Friday, February 9, 2018

Social Climber

Back at the end of January I took a week of easy running after Frosty Trail, and got my two Saturday runs out of the way early in the day. I had heard a few months back that a new place had opened in Cambridge that I wanted to check out, and fortunately Tanker was right on board.

That board had holes in it, and chunks of plastic to pull on.

We trucked on over to Core Climbing Gym for about 7pm, knowing they were only open until 10pm and wanting to get our money's worth for our day pass (which is quite reasonably priced, considering their overhead). We went through the very simple orientation process, then set about trying to fight gravity.

Some of us had more success than others.

This particular gym offers bouldering only, which is deceptively simple. There are no ropes or harnesses: just a pair of climbing shoes (which they rent), some chalk (which is provided for free), and your own determination (bring LOTS) to stay on the wall. Thick crash mats line almost the entire floor, so you'll have a soft landing if the combination of those three proves less than effective.

Not having done any climbing since summer of 2016 and having all of the natural climbing talent of a chubby earthworm, I was delighted to discover that they had problems even I could manage, plus friendly staff who offer useful bits of advice and manage admirably to control their laughter at my ineptitude.

I did actually get off the ground, and even topped out a few routes.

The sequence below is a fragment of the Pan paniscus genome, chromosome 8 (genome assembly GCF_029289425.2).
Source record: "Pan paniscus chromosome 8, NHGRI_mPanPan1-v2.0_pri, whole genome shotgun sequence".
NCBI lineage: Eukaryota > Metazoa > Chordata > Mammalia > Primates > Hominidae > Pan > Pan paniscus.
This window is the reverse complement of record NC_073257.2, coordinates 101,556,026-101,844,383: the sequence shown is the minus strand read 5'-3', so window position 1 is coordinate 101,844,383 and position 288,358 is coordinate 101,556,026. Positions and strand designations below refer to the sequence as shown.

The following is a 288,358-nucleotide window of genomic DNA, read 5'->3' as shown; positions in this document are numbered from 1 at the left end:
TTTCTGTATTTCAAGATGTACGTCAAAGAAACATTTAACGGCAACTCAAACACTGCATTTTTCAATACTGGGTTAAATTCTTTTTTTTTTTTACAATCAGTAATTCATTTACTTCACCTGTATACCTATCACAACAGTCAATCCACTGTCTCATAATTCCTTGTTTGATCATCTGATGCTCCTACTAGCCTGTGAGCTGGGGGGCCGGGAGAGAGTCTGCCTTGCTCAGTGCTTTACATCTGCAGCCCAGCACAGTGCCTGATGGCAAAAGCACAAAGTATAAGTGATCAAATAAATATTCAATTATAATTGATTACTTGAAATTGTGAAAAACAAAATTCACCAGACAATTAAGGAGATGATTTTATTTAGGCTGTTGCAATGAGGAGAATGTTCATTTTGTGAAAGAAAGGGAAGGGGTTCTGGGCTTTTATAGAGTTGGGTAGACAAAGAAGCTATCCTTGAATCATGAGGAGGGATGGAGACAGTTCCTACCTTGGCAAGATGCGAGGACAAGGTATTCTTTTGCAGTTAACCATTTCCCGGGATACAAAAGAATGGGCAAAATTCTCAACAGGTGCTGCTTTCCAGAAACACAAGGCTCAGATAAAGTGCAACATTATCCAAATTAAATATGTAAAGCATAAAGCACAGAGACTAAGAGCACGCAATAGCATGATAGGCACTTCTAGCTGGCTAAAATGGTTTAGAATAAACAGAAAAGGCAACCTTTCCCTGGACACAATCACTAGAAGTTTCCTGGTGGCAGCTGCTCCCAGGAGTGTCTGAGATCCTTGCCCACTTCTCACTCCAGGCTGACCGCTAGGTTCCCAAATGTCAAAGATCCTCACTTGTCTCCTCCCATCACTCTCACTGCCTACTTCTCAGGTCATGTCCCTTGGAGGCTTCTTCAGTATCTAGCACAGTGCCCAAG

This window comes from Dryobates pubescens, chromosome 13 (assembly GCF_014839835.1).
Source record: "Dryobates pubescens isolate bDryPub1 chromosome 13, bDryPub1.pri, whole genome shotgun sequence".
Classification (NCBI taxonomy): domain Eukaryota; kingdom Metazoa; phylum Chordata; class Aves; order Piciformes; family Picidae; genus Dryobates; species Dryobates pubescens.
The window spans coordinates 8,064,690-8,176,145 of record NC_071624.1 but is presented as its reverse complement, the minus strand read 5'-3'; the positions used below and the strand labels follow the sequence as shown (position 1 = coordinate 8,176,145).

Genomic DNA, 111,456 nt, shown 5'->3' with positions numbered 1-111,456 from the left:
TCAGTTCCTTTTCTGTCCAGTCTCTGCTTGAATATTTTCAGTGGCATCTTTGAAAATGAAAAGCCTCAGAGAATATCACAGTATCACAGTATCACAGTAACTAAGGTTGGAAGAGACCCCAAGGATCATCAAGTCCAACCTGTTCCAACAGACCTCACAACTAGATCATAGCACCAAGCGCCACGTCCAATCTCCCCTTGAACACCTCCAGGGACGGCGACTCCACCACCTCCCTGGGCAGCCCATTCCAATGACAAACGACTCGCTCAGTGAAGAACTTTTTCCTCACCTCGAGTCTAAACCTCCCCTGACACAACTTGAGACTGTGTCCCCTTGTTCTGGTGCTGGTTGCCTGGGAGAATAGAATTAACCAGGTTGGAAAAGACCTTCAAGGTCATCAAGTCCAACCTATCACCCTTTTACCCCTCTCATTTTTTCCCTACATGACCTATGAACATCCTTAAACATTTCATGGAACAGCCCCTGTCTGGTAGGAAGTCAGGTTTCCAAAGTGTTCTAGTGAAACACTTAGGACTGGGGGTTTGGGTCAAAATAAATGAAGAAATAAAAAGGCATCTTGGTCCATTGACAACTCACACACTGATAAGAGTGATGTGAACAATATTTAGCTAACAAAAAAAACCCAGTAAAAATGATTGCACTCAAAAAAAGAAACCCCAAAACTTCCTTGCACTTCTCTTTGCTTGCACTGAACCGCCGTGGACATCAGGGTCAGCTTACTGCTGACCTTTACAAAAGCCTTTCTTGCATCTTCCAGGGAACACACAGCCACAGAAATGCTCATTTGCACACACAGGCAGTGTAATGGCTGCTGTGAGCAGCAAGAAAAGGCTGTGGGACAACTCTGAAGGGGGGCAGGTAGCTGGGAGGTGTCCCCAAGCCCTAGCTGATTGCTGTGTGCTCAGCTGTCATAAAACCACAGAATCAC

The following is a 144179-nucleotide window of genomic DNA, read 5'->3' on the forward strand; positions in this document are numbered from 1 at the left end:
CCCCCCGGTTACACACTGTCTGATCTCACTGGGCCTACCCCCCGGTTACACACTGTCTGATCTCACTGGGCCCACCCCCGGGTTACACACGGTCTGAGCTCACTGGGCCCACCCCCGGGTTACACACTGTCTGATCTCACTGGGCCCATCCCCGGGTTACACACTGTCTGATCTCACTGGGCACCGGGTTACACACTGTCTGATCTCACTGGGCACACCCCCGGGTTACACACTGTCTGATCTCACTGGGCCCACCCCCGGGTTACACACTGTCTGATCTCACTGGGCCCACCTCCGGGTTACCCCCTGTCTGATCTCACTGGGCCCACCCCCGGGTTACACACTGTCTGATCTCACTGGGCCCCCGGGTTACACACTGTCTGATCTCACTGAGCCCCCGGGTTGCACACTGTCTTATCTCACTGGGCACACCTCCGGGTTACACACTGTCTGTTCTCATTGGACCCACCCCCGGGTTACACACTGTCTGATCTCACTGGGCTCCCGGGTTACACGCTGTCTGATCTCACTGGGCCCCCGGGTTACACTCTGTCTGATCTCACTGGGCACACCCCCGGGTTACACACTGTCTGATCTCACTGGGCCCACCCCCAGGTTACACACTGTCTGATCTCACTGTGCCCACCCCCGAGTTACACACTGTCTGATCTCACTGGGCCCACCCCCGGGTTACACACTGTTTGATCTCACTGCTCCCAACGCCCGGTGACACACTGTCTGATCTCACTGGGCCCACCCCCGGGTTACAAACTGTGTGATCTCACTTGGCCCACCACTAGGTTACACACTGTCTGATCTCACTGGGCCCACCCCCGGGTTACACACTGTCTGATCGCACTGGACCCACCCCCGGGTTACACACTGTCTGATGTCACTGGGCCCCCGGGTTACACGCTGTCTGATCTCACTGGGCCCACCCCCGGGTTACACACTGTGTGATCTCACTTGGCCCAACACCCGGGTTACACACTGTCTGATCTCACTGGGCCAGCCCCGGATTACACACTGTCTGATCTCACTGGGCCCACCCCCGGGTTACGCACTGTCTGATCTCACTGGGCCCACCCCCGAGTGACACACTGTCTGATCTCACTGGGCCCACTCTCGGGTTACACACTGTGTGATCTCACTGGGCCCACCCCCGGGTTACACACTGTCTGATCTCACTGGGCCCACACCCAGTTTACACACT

Turns out we shouldn't have worried about the amount of time we'd have - within an hour and a half, both Tank and I were totally spent. Our forearms and hands were screaming, and what little grip strength I possess had left the building. I knew it was time to go when I couldn't even manage the little route they use to train you during your orientation anymore.

The next day, I was in AGONY. My hands didn't want to function properly, and it hurt like hell just to pull up my trousers. Fun fact: you use your shoulders WAY more when running than you think you do. It was Tuesday before doorknobs stopped being the bane of my existence. I had bruises on my right knee from bashing it off holds, and had scraped the skin off my right elbow somehow.

So, of course I leaped at the opportunity to go back with a few running friends a mere 9 days later.

Rachael, Catherine & Chris watching Debbie crush it.

Being a little more experienced and having done a bit of reading about tips and tricks for bouldering, I was emboldened to try some more challenging problems.

Like the ones that start on slabs - chunks of wall that lean back toward you so the fight against gravity starts early.

And also went back to some of the beginner-level problems to build my confidence.

Ok so it's basically a ladder BUT I CAN CLIMB IT, DAMNIT

Predictably, Tanker tried tackling some even weirder routes - ones that don't offer anything on which my hands could get a grip.

Spider Tank, spider Tank..

In some cases, I failed spectacularly at what I was trying to achieve. I fell a lot more frequently the second time than the first.

"..down I go again.."

But, I had some success as well. I was starting to make some progress with my footwork, climbed a route that had only rounded chunks without ledges for fingers (which, given the shape of the holds, I dubbed the Boobs Route), and I was finally able to make it to the top of a problem that started on a slab.

" a spider a spider monkey.."

..and got some deep satisfaction from the small amount of progress I'd made.